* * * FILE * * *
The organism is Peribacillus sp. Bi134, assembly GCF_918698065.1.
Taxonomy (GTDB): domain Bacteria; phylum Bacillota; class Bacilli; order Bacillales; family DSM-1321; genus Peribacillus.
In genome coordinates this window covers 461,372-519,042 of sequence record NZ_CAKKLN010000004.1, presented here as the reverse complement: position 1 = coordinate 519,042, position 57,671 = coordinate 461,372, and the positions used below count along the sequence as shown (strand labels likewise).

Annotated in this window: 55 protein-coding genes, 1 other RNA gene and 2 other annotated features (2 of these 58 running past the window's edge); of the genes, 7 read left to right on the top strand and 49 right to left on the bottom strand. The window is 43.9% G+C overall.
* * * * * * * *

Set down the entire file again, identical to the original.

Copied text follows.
The organism is Peribacillus sp. Bi134, assembly GCF_918698065.1.
Taxonomy (GTDB): domain Bacteria; phylum Bacillota; class Bacilli; order Bacillales; family DSM-1321; genus Peribacillus.
In genome coordinates this window covers 461,372-519,042 of sequence record NZ_CAKKLN010000004.1, presented here as the reverse complement: position 1 = coordinate 519,042, position 57,671 = coordinate 461,372, and the positions used below count along the sequence as shown (strand labels likewise).

Annotated in this window: 55 protein-coding genes, 1 other RNA gene and 2 other annotated features (2 of these 58 running past the window's edge); of the genes, 7 read left to right on the top strand and 49 right to left on the bottom strand. The window is 43.9% G+C overall.